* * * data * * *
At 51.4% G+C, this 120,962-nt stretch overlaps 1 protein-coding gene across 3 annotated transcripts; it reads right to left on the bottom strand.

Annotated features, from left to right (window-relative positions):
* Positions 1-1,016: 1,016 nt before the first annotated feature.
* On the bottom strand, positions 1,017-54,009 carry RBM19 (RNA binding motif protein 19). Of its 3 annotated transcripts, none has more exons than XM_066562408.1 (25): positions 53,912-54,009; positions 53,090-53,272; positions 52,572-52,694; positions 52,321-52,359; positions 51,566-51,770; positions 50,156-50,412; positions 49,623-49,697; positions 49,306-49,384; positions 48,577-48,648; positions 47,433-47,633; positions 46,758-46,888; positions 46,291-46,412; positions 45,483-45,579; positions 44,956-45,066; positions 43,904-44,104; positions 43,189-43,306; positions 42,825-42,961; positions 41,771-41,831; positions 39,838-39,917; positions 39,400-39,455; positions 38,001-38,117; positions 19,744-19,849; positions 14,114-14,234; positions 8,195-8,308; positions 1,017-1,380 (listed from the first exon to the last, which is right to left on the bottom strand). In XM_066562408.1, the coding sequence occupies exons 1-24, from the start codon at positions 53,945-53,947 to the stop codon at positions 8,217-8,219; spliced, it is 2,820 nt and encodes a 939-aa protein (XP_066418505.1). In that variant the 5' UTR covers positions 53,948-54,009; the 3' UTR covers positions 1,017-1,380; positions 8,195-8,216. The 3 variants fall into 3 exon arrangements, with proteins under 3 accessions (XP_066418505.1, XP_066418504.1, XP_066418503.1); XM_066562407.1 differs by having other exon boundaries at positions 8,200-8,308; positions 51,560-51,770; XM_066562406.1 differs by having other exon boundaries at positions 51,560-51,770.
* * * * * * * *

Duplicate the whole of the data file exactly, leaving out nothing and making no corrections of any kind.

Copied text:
At 51.4% G+C, this 120,962-nt stretch overlaps 1 protein-coding gene across 3 annotated transcripts; it reads right to left on the bottom strand.

Annotated features, from left to right (window-relative positions):
* Positions 1-1,016: 1,016 nt before the first annotated feature.
* On the bottom strand, positions 1,017-54,009 carry RBM19 (RNA binding motif protein 19). Of its 3 annotated transcripts, none has more exons than XM_066562408.1 (25): positions 53,912-54,009; positions 53,090-53,272; positions 52,572-52,694; positions 52,321-52,359; positions 51,566-51,770; positions 50,156-50,412; positions 49,623-49,697; positions 49,306-49,384; positions 48,577-48,648; positions 47,433-47,633; positions 46,758-46,888; positions 46,291-46,412; positions 45,483-45,579; positions 44,956-45,066; positions 43,904-44,104; positions 43,189-43,306; positions 42,825-42,961; positions 41,771-41,831; positions 39,838-39,917; positions 39,400-39,455; positions 38,001-38,117; positions 19,744-19,849; positions 14,114-14,234; positions 8,195-8,308; positions 1,017-1,380 (listed from the first exon to the last, which is right to left on the bottom strand). In XM_066562408.1, the coding sequence occupies exons 1-24, from the start codon at positions 53,945-53,947 to the stop codon at positions 8,217-8,219; spliced, it is 2,820 nt and encodes a 939-aa protein (XP_066418505.1). In that variant the 5' UTR covers positions 53,948-54,009; the 3' UTR covers positions 1,017-1,380; positions 8,195-8,216. The 3 variants fall into 3 exon arrangements, with proteins under 3 accessions (XP_066418505.1, XP_066418504.1, XP_066418503.1); XM_066562407.1 differs by having other exon boundaries at positions 8,200-8,308; positions 51,560-51,770; XM_066562406.1 differs by having other exon boundaries at positions 51,560-51,770.